Often, we get mixed messages about what is best to feed our dogs. We know that nutrition is a critical component of canine health and are eager to support our canine companions’ nutritional needs. Our well-intentioned desire to promote optimal canine health can understandably be subject to fluctuations. We often anthropomorphize our pups, and the modification of dog diets based on trends in human nutrition follows.
Our preference for pet foods with ingredients that resemble our own is understood by pet food industry marketers and advertisements, as the natural pet food segment grew from 2.0 billion in 2008 to 3.9 billion in 2012, just as contemporary trends in human diets moved to include more fruits and vegetables.
The reality of our pet’s diets is that it is a range of macronutrient compositions that can provide nutritional adequacy and form a healthy baseline for our pets to thrive. I examined grain-free dog food with the understanding that humans have increasingly been rejecting grains or discovering intolerances and sensitivities. So, wondering whether to feed your pup a grain-free diet? Here are some key things to keep in mind as you consider the best quality diet for your pet.
Grains are small, hard seeds, especially the seeds of a food plant such as wheat, corn, rye, oat, rice, or millet. Grains are a source of vitamins, minerals, and fiber. There are whole grains and refined grains. Whole grains are rich in dietary fiber, trace minerals, and vitamins B and E. Refined grains, such as white flour and white rice, contain less nutritional density than whole grains. Each grain has its own unique nutritional profile, and no one diet works for every single pet.
Oats and barley are two cereal grains that are good sources of beta-glucan, and there is evidence to suggest that these grains can serve as functional ingredients in pet food to control chronic disease incidence.
Grains are not the same thing as carbohydrates. In fact, grains are composed of all three macronutrients: protein, fat, and carbohydrates. Further, grains are not the sole source of carbohydrates. Sweet potatoes, potatoes, and legumes are all sources of the macronutrient.
Some proponents of grain-free dog diets claim that grains are an unnatural source of nutrition for dogs. And seek to return to a low-carb “ancestral” diet. It is true; our dogs evolved from wolves. Archaeological evidence indicates that dogs were the first animal to be domesticated by humans around 14,000 years ago. This domestication modified not only social and cognitive attributes but also the types of food available to dogs. A 2013 study at the University of Sweden compared the genomes of wolves and dogs and found key differences in dogs’ ability to digest starch. As dogs became fireside companions, they stepped away from pack-hunting and learned to live on wheat, rice, barley, corn, and potatoes.
An article Updated in the Washington Post titled, “Learning to Love Cereal Was Key to the Evolution of Dogs” points to human and canine co-evolution centered around the development of agriculture and contends that the ability to digest starch efficiently was critical to dogs’ domestication.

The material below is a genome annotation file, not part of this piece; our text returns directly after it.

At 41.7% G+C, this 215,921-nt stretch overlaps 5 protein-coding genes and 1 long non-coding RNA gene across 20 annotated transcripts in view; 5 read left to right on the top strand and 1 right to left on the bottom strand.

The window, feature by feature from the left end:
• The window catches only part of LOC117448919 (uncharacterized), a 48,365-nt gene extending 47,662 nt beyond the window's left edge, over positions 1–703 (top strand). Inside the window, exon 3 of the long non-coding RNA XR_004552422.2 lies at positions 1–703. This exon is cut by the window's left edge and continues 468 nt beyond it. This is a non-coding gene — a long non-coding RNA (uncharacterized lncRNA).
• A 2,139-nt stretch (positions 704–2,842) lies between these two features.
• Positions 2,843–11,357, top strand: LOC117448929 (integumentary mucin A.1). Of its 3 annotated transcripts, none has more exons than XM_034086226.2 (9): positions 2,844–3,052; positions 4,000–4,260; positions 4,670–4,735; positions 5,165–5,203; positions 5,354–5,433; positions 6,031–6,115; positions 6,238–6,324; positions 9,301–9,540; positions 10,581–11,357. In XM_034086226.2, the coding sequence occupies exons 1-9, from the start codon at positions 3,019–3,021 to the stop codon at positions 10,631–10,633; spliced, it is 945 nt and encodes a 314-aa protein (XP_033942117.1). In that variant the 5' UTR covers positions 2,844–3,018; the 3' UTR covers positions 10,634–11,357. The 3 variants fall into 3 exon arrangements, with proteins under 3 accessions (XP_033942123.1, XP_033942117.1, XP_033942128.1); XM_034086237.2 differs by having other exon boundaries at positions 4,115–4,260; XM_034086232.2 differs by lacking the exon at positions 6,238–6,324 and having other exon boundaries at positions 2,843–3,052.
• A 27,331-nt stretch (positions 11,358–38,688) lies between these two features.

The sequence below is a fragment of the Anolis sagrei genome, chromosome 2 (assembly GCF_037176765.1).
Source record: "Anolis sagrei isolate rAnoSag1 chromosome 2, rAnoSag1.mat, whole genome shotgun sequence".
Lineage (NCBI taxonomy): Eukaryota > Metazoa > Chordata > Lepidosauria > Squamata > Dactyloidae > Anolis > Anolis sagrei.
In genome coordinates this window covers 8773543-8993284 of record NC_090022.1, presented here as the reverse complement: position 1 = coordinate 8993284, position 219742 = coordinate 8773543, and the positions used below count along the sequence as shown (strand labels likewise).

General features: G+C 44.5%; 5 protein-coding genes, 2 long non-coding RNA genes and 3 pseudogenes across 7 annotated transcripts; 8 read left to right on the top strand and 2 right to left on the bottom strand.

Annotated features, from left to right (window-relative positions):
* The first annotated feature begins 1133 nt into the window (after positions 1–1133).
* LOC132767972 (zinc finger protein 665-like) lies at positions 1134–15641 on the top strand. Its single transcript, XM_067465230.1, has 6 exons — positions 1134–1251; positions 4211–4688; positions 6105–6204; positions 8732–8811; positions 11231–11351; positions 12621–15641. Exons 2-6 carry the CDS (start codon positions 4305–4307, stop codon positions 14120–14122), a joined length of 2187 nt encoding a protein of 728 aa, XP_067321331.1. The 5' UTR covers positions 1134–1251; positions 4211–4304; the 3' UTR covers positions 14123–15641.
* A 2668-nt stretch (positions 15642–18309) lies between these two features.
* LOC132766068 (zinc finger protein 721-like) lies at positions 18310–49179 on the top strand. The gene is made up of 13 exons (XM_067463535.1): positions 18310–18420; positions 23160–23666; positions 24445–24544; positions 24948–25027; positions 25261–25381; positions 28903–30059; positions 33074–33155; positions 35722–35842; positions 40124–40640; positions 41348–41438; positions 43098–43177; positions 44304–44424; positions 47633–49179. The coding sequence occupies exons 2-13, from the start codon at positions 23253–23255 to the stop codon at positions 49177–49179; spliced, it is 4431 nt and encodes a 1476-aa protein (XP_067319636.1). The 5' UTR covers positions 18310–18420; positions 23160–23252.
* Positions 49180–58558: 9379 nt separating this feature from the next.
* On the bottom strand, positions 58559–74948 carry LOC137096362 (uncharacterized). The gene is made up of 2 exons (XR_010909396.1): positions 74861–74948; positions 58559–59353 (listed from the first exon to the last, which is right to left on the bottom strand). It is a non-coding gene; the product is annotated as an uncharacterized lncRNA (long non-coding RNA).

In nature, the primary component of the canine diet is animal protein; however, they are not quite as carnivorous as their wolf ancestors. For dogs, ancestral nutrition specified by the diets of wolves is higher in protein and lower in fat and carbohydrates than canine preferences or physiology would suggest.
In July 2018, the FDA announced that it had begun investigating reports of canine dilated cardiomyopathy (DCM) in dogs eating certain pet foods, many labeled as “grain-free.” The investigation was prompted by cases of DCM linked to grain-free diets and taurine deficiency.
Taurine deficiency and its association with DCM are well described in scientific literature. Taurine is an amino acid synthesized primarily in the liver and central nervous system. Studies have established an association between canine taurine deficiency and dietary factors. Researchers investigated the diets of 24 Golden Retrievers diagnosed with DCM and low taurine concentrations in one such study. 23/24 pets were fed diets that were either grain-free, legume-rich, or a combination of these factors. When the animals changed their diet, symptoms of DCM were alleviated.
However, correlation does not equal causation, and in September 2020, the FDA issued an update on the grain-free pet food and canine DCM investigation. After the Veterinary Laboratory Network examined a subset of 150 dogs diagnosed with DCM, they found that the heart condition is a multifactorial issue with many variables at play – not just a grain-free diet.
There is ongoing research into the association between canine taurine deficiency, diet, and DCM. The complexities in these findings point to the importance of consulting with a veterinarian when making canine dietary choices. Consensus on dietary recommendations is difficult to find in scientific literature.
18 million Americans are sensitive to gluten; however, this condition is extremely rare among our pets. Dogs are definitely capable of having food allergies, but the most common allergens are not grains. In fact, proteins and dairy products present the most common allergies in dogs, with beef leading the way.
Another concern which pet parents have regarding grain-rich diets is the presence of grains as “fillers.” A “filler” describes unhealthy ingredients in pet food that have little or no nutritional value. However, grains are not “fillers” and provide key nutrients to our pet’s meals. There is sparse scientific evidence contending otherwise. Before making a dietary switch with your canine companion, consult your veterinarian.